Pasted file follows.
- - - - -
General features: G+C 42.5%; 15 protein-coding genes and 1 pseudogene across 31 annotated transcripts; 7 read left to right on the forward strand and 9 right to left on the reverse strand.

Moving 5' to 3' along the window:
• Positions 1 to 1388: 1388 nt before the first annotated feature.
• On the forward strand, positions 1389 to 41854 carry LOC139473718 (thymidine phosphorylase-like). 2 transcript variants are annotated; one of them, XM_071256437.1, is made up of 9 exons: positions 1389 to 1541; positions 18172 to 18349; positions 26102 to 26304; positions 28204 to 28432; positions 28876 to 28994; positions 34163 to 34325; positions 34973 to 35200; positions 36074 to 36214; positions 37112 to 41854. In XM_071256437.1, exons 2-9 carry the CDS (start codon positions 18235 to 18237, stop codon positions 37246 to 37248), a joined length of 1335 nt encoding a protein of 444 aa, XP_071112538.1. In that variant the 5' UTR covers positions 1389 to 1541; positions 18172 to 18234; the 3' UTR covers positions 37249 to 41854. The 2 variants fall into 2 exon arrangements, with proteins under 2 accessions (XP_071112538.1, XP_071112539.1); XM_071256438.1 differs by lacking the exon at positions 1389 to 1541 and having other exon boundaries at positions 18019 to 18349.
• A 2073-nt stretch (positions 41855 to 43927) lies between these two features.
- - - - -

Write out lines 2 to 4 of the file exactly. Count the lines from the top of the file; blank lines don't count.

Moving 5' to 3' along the window:
• Positions 1 to 1388: 1388 nt before the first annotated feature.
• On the forward strand, positions 1389 to 41854 carry LOC139473718 (thymidine phosphorylase-like). 2 transcript variants are annotated; one of them, XM_071256437.1, is made up of 9 exons: positions 1389 to 1541; positions 18172 to 18349; positions 26102 to 26304; positions 28204 to 28432; positions 28876 to 28994; positions 34163 to 34325; positions 34973 to 35200; positions 36074 to 36214; positions 37112 to 41854. In XM_071256437.1, exons 2-9 carry the CDS (start codon positions 18235 to 18237, stop codon positions 37246 to 37248), a joined length of 1335 nt encoding a protein of 444 aa, XP_071112538.1. In that variant the 5' UTR covers positions 1389 to 1541; positions 18172 to 18234; the 3' UTR covers positions 37249 to 41854. The 2 variants fall into 2 exon arrangements, with proteins under 2 accessions (XP_071112538.1, XP_071112539.1); XM_071256438.1 differs by lacking the exon at positions 1389 to 1541 and having other exon boundaries at positions 18019 to 18349.